In my book Openness to Creative Destruction, I describe and praise those who I call “project entrepreneurs.” These are innovative entrepreneurs, like Walt Disney and Cyrus Field, who are motivated primarily by a desire to bring their project into the world, rather than a desire for conspicuous personal consumption. I have been unsure whether to count Elon Musk as a project entrepreneur. The evidence quoted below suggests the answer is “no.”
(p. M1) Over the last seven years, Mr. Musk and limited-liability companies tied to him have amassed a cluster of six houses on two streets in the “lower” and “mid” areas of the Bel-Air neighborhood of Los Angeles, a celebrity-filled, leafy enclave near the Hotel Bel-Air.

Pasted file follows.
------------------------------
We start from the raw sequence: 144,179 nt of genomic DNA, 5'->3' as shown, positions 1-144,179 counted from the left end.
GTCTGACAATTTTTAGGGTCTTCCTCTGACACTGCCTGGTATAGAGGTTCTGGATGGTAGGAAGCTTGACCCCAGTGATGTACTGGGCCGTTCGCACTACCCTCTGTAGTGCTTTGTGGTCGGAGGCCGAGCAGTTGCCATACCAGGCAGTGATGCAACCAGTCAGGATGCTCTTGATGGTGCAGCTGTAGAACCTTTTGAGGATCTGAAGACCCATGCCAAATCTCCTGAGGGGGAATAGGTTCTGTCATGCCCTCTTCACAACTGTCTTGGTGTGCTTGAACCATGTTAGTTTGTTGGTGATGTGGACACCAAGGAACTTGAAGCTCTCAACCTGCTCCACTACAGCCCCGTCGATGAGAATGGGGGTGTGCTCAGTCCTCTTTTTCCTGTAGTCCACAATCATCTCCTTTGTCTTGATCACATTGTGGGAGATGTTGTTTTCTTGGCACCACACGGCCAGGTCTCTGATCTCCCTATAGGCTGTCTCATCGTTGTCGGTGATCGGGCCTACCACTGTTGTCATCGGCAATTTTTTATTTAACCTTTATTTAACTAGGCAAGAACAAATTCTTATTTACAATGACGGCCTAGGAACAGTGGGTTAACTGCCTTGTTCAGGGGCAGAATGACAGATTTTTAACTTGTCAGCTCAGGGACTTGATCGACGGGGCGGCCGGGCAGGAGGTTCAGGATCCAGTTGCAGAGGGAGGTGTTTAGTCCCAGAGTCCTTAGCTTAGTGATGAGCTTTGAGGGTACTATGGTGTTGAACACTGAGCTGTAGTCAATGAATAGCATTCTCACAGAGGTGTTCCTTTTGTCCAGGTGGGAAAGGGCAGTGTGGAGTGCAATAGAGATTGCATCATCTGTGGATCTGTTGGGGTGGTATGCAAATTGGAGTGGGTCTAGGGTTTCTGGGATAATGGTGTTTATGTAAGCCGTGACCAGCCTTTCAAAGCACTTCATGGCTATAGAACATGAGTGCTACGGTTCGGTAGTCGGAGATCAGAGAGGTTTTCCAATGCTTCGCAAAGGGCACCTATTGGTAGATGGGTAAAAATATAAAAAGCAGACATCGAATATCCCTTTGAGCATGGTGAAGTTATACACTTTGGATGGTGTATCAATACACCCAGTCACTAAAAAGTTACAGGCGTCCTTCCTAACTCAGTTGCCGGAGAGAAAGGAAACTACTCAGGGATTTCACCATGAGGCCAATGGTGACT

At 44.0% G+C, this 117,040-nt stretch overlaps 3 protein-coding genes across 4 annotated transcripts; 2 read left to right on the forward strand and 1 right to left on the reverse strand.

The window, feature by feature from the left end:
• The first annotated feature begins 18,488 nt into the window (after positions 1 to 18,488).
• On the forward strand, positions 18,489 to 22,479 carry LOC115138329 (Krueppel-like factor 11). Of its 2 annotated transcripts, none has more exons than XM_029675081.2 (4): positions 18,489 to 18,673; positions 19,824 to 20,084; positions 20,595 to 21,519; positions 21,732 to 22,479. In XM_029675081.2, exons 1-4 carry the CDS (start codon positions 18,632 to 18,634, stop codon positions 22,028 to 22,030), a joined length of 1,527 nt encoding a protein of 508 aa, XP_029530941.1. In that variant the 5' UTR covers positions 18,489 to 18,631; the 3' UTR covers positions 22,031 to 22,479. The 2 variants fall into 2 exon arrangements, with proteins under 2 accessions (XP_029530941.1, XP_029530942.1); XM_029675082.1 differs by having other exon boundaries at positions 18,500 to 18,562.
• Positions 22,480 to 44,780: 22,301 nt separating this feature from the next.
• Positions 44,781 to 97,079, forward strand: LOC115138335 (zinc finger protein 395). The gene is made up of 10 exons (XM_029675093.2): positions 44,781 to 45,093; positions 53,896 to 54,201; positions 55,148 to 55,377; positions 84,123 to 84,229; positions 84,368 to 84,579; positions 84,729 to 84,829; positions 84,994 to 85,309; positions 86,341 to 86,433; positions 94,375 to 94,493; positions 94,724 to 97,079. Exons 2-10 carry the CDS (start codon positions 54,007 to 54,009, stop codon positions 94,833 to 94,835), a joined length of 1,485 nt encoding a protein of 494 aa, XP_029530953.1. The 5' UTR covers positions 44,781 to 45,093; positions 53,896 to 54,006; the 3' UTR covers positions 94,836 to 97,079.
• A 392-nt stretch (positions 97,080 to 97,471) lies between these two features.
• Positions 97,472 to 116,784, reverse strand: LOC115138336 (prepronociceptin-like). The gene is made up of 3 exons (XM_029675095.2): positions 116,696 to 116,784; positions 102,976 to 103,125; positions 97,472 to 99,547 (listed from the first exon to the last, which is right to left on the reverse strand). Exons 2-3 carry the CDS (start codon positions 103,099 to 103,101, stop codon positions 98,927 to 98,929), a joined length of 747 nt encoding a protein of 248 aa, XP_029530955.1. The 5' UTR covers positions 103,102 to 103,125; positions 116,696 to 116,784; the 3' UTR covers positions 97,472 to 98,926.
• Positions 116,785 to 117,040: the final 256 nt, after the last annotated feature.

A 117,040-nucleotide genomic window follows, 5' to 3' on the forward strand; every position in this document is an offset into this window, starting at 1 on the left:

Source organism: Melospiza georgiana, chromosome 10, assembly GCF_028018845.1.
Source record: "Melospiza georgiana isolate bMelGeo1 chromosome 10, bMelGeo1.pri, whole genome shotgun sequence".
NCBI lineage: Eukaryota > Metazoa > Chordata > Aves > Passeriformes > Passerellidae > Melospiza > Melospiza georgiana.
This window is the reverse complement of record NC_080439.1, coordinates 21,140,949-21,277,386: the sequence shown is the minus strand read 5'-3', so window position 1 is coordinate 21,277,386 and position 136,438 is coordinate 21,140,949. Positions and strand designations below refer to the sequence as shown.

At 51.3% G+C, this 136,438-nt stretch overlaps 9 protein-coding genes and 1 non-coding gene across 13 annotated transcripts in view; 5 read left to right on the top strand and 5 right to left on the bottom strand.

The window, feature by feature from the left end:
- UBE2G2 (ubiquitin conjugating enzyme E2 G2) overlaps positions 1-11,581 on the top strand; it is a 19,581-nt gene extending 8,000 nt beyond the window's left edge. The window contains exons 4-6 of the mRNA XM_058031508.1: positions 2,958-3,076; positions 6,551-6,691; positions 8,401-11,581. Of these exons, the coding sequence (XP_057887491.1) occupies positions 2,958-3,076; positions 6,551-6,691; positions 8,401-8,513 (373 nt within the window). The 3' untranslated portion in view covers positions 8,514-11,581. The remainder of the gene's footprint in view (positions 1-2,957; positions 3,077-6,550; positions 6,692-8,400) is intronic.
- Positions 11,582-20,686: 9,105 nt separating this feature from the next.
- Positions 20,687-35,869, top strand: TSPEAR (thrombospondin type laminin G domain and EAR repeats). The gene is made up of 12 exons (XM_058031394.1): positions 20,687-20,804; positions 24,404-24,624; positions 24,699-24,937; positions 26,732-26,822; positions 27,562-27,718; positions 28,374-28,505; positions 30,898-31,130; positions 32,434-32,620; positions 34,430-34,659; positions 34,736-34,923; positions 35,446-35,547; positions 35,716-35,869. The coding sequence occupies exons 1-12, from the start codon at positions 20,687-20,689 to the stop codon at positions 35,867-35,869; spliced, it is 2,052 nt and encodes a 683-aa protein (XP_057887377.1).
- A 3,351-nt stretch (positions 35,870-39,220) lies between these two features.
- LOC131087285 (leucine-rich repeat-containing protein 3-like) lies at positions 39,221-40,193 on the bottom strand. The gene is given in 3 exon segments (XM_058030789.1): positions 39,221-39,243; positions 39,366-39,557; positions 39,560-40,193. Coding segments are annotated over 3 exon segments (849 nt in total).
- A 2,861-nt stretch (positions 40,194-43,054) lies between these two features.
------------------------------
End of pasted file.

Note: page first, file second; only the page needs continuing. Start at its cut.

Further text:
Those buys—plus a grand, 100-year-old estate in Northern California near the headquarters of Tesla, the electric car concern he heads—means Mr. Musk or LLCs with ties to him have spent around $100 million on seven properties.
For the full story, see:
(Note: the online version of the story has the date Dec. 5, 2019, and has the title “Elon Musk Buys Out the Neighbors.”)
My book, mentioned at the top, is:
Diamond, Arthur M., Jr. Openness to Creative Destruction: Sustaining Innovative Dynamism. New York: Oxford University Press, 2019.